Monday, November 23, 2009

'Pack-a-thon' aids Guatemalan kids

Cincinnati Enquirer
Cincinnati.Com » Local news
Last Updated: 6:46 am | Saturday, November 21, 2009

By Mark Curnutte • • November 21, 2009
Article can be found online here.

BLUE ASH - Working two-hour shifts in teams, more than 600 volunteers Saturday assembled 200,000 meals for starving children in famine-stricken Guatemala.

From ages 3 to 85, the volunteers packed a high-protein mix of rice, dried vegetables and soy protein - one scoop at a time - through funnels and into plastic bags. They were boxed and stamped with a yellow sticker reading "Packed in Cincinnati, Ohio USA by volunteers who care." The next step is shipment by the organization Kids Against Hunger to the Central American nation.

• Photos: Pack-a-Thon

Entire families, corporate volunteers and nurses with international human relief experience were among those who worked the assembly tables in a former grocery store on Hunt Road in what organizers billed as a "pack-a-thon."

Devin Robinson, 47, a nurse at Cincinnati Children's from Burlington, scooped soy during a morning shift.

She came alone and wanted to experience the food end of humanitarian relief. She spent two weeks in 2008 working in a clinic and teaching first aid in schools in the South American nation of Peru.

"I wanted to see this and see if there was a way to make a connection," said Robinson, who plans to go back to Peru next summer with Project C.U.R.E.

Organizers hung a white board on a hook in the front of the space after a morning shift. In marker, it read 42,768 meals - the number packed in two hours.

Kids Against Hunger is a part of the Liberty Township-based A Child's Hope International, founded in May 2008. Lawrence Bergeron, former lead pastor at Mason's Hope Church, is its executive director.

"Our whole focus is the 'least of these,'" said Bergeron, who spent the day leading an information session for incoming volunteers in one corner of the building before they would go on the line. Then he'd announce a shift change over a bullhorn.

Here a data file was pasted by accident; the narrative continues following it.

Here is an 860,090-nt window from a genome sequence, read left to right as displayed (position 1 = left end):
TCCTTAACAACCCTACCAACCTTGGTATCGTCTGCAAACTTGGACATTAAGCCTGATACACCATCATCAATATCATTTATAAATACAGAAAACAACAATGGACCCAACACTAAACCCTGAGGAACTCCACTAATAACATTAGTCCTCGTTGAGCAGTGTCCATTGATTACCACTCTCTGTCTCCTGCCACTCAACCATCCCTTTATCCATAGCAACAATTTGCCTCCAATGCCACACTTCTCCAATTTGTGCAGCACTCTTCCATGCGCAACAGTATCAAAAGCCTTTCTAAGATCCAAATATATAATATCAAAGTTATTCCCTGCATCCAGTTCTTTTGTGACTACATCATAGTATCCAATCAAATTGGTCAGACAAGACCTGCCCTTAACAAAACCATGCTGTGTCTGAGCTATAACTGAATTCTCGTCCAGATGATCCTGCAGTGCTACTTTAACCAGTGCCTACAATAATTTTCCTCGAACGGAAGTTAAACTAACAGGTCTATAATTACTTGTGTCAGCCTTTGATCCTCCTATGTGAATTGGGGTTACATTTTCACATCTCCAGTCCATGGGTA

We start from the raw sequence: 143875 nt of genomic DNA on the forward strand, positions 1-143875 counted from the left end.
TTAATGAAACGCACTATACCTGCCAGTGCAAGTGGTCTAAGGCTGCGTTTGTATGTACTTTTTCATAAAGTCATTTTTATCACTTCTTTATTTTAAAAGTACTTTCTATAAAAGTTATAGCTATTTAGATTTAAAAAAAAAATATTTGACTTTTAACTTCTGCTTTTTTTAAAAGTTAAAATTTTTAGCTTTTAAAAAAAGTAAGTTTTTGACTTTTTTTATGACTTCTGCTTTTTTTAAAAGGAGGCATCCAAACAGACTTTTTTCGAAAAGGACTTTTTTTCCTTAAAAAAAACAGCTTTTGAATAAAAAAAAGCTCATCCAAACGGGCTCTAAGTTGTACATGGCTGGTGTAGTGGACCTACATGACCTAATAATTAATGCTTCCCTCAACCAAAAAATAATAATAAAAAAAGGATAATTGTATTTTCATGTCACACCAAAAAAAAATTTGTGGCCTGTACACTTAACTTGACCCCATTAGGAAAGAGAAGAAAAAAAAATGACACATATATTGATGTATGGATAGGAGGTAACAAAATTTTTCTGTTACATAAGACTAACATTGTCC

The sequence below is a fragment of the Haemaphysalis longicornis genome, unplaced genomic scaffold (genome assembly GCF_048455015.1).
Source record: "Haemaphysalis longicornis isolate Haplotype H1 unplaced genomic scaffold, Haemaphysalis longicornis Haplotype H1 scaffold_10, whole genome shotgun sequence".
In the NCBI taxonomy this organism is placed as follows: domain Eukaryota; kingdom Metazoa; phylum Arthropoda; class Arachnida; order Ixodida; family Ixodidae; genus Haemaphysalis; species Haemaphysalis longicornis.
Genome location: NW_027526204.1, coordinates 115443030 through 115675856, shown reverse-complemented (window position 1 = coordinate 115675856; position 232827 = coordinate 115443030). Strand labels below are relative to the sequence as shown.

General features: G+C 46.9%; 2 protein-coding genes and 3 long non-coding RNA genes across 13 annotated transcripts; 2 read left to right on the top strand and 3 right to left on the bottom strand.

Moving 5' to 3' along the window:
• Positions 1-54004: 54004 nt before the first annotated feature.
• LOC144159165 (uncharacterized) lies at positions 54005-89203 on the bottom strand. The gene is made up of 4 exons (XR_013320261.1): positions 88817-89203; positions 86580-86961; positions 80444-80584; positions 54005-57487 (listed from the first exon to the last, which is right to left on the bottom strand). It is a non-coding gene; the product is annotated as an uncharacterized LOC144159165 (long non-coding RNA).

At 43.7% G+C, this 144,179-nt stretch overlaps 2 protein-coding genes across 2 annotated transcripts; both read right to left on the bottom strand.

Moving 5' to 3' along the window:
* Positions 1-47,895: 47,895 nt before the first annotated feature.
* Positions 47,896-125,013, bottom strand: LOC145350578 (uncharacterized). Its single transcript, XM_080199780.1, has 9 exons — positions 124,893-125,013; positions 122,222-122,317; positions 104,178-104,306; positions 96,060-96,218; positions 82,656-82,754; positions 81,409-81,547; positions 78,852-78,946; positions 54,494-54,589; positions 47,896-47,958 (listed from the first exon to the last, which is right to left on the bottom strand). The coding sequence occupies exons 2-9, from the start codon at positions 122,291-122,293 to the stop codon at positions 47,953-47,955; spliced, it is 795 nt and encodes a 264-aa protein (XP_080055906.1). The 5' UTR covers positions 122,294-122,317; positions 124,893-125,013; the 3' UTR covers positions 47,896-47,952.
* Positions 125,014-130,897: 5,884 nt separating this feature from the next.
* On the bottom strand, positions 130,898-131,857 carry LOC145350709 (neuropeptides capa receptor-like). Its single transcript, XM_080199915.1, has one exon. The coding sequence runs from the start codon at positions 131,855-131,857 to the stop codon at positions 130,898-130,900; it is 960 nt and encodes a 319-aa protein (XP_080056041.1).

Volunteers washed their hands with waterless sanitizer and slipped on aprons, rubber gloves and hairnets. Packed boxes were sealed and stacked on wooden pallets. In the back, volunteers poured rice and other ingredients into large plastic containers that were moved to tables for volunteers to scoop.

The group has shipped its food packets to Appalachia, overseas and locally through the Freestore Foodbank. Organizers and a banner hanging in the former store - the Kroger Co. handed Bergeron the keys to the building and pays for all utilities and necessary upgrades - reminds people of their ability to make a difference: One volunteer working two hours can pack enough food to feed a child for one year.

"You could use a machine for this, but you would lose the human touch," Bergeron said. "It's great to see the community coming together, all faiths, all ages."

Keith and Lecia Holley of Loveland brought their three children - daughter, Karlin, 11, and sons, Ethan and Nolan, 8 and 6 - to work a shift as a family. They took their turns scooping ingredients into the bags, patting them flat by hand and packing them into boxes.

"It's a great family ministry," Keith Holley, 43, said. "It's a hands-on way to help the less fortunate."

Less fortunate, indeed: 52 percent of Guatemala's 13.3 million people live in poverty, according to the Latin America Herald Tribune. A government study released in February reported that 45.6 percent of Guatemalan children suffer from chronic malnutrition and that their physical growth falls below the average established by the World Health Organization.

Billie Kimbrough, an executive with the Kroger, volunteered Saturday with a co-worker.

"It's a really neat process," Kimbrough said of her first-time experience with Kids against Hunger. "When I see the tapes (in the orientation) ... No person should go hungry."

More information:
To learn more about A Child's Hope International and its Kids Against Hunger program, go to or call 513-515-2611.

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